David Schidlow - Provider Spotlight

As a cardiologist at Children’s National, David Schidlow, MD, MMus, brings our organization his passion for providing outstanding cardiac care for infants, children and young adults. He also has a special interest in fetal cardiology — caring for families expecting a child with a congenital heart defect. In addition to practicing fetal and pediatric cardiology at our Sheikh Zayed campus, Dr. Schidlow sees patients in our outpatient facilities in Arlington and Fredericksburg, Virginia, enabling more families to gain access to care. 

Patient and Service Oriented 
A little known fact about Dr. Schidlow is that the “MMus” after his name stands for Master of Music. Dr. Schidlow is an accomplished clarinetist and completed his graduate degree in music history with a specialization in Beethoven. Despite his love of music, Dr. Schidlow was ultimately drawn to medicine because of the commitment to the service of others. He completed his premedical studies while enrolled as a graduate music student at Temple University, where he went on to medical school before training in pediatrics at University of California, Los Angeles and pediatric cardiology at Boston Children’s Hospital.  

Dr. Schidlow was drawn to fetal cardiology because of the combination of technical skills and medical knowledge required to understand the fetal heart and how it needs to be communicated to families in a caring way during a sensitive time. “There are various nuances to evaluating a fetal heart and providing perinatal care to a newborn with congenital heart disease. Communicating that to families in a thoughtful, kind, and clear way is essential,” he says.  

Improving Heart Health around the World

Dr. Schidlow is involved in several initiatives related to pediatric cardiology locally, nationally and internationally. For several years, he has been a part of the National Pediatric Cardiology Quality Improvement Collaborative (NPC-QIC), a multicenter effort committed to improving outcomes for patients diagnosed with Hypoplastic Left Heart Syndrome (HLHS), a particularly challenging form of congenital heart disease. Currently he is helping lead the NPC-QIC work to enhance prenatal care for HLHS.  

Dr. Schidlow also participates in the International Quality Improvement Collaborative (IQIC) for Congenital Heart Surgery in Developing World Countries, a global multicenter effort aimed at decreasing mortality and major complications for children undergoing heart surgery in developing world settings with limited resources. “My father is a pediatric pulmonologist who grew up and went to medical school in Chile, so the connection to making a difference in the broader picture of medicine, particularly in Latin America, has always been in my life,” he says. Dr. Schidlow recently published a paper regarding surgery and outcomes for transposition of the great arteries (TGA) in the developing world in the Journal of the American College of Cardiology with IQIC co-authors from six countries.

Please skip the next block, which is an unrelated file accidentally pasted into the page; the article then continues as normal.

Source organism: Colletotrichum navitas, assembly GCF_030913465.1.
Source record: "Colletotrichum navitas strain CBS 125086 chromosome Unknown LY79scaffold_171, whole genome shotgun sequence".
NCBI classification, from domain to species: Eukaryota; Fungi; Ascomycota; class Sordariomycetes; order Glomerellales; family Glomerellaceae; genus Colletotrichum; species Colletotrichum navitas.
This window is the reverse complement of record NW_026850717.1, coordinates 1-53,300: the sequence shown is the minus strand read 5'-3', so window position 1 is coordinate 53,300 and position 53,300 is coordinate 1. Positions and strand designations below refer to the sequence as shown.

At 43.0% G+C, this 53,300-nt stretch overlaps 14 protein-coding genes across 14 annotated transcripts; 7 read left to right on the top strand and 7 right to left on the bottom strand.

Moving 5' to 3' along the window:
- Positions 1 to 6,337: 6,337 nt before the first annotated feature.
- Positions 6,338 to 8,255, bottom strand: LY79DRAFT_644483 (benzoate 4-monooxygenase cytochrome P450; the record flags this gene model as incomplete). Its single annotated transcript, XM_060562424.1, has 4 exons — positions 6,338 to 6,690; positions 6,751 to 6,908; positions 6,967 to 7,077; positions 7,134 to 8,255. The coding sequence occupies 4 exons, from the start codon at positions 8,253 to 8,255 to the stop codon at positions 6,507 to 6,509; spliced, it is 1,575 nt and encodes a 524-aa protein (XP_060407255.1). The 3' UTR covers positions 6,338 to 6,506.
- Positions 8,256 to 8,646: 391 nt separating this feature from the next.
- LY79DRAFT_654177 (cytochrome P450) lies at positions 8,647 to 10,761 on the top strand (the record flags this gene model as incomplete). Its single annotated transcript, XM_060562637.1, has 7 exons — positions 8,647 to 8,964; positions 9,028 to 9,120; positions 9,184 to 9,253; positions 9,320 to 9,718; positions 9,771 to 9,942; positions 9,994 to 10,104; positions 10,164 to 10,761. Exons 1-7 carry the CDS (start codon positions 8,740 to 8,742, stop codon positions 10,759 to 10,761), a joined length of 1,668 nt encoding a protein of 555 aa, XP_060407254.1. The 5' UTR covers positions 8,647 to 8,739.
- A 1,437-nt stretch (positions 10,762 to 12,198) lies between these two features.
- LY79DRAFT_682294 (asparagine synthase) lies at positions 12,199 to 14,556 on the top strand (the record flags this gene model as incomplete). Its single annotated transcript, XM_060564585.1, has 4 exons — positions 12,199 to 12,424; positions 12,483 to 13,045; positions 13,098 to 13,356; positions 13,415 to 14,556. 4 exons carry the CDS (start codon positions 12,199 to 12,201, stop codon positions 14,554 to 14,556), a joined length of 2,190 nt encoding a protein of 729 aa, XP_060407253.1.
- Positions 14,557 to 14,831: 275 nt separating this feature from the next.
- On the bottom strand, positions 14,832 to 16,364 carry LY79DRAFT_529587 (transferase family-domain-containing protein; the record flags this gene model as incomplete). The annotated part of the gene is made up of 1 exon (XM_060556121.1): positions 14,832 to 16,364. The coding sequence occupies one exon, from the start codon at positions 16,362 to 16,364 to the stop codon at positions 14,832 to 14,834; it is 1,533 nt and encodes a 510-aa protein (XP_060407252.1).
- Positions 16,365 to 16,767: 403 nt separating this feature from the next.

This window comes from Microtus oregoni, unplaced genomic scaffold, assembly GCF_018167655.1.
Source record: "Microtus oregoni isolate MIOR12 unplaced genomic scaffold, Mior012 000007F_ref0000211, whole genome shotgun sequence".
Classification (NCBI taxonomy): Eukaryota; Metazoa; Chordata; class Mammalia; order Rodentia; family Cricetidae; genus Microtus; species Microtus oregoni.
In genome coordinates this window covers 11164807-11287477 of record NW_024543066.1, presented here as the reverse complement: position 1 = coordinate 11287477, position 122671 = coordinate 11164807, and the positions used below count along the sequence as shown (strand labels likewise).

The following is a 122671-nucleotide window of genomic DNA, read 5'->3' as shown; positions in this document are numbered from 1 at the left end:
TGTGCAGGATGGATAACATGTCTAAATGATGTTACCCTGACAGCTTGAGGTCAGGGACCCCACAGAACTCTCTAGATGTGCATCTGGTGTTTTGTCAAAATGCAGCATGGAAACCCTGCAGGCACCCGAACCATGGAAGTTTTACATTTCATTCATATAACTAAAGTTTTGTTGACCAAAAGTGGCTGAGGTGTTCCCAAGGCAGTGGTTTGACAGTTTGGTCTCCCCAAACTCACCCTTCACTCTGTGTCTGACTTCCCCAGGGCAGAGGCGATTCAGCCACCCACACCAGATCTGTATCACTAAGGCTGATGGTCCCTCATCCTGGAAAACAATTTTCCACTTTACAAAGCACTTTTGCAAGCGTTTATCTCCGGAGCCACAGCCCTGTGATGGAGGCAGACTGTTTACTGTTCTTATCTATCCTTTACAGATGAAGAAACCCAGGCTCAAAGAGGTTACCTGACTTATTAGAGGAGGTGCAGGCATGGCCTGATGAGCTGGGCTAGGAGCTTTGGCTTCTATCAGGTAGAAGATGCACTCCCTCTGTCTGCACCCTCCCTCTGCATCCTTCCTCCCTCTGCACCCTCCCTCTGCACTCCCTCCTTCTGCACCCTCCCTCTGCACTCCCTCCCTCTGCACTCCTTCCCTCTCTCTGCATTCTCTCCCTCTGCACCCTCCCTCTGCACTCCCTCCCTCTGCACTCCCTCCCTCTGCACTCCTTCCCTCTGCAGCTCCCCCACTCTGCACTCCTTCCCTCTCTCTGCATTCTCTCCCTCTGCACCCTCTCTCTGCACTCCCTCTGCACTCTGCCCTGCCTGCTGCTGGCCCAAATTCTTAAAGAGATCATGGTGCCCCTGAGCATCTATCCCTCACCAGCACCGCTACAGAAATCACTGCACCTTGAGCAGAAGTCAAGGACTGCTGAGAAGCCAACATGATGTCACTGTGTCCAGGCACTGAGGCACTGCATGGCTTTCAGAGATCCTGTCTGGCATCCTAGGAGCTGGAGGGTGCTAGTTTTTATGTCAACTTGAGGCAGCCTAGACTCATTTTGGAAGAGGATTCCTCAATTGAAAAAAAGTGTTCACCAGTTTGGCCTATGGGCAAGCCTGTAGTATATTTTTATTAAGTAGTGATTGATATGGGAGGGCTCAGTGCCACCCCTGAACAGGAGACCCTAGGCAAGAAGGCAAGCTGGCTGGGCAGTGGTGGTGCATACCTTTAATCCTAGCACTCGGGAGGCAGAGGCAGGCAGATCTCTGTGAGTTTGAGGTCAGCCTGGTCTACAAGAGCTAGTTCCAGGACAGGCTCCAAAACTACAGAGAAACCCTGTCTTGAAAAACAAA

Closer to home, Dr. Schidlow works to enhance care for patients at Children’s National, including quality improvement initiatives within the echocardiography laboratory and a new effort focused on enhancing care of infants with heterotaxy, an uncommon diagnosis that requires coordinated multispecialty care. Dr. Schidlow also is a member of the Fetal Heart Society, which was founded by his colleague, Mary Donofrio, MD, Director of the Children’s Fetal Heart Program. The Fetal Heart Society is an important effort to promote multicenter collaborative research to better understand fetal cardiovascular abnormalities.    

Dr. Schidlow is helping to make a difference near and far, but at the end of the day what is most important to him is that our patients and families feel that they have received outstanding and compassionate care. Some of his best experiences at Children’s National happen when Dr. Schidlow sees babies he has cared for grow into happy and healthy children. “Seeing parents show off their beautiful, thriving children is tremendously rewarding and is the motivation for doing what I do.” Dr. Schidlow also praises his colleagues in the Children’s National Heart Institute. “I am fortunate to work with an exceptionally smart, motivated, and collaborative team of health professionals dedicated to providing the best for our patients; it makes me very proud to work at Children’s National.”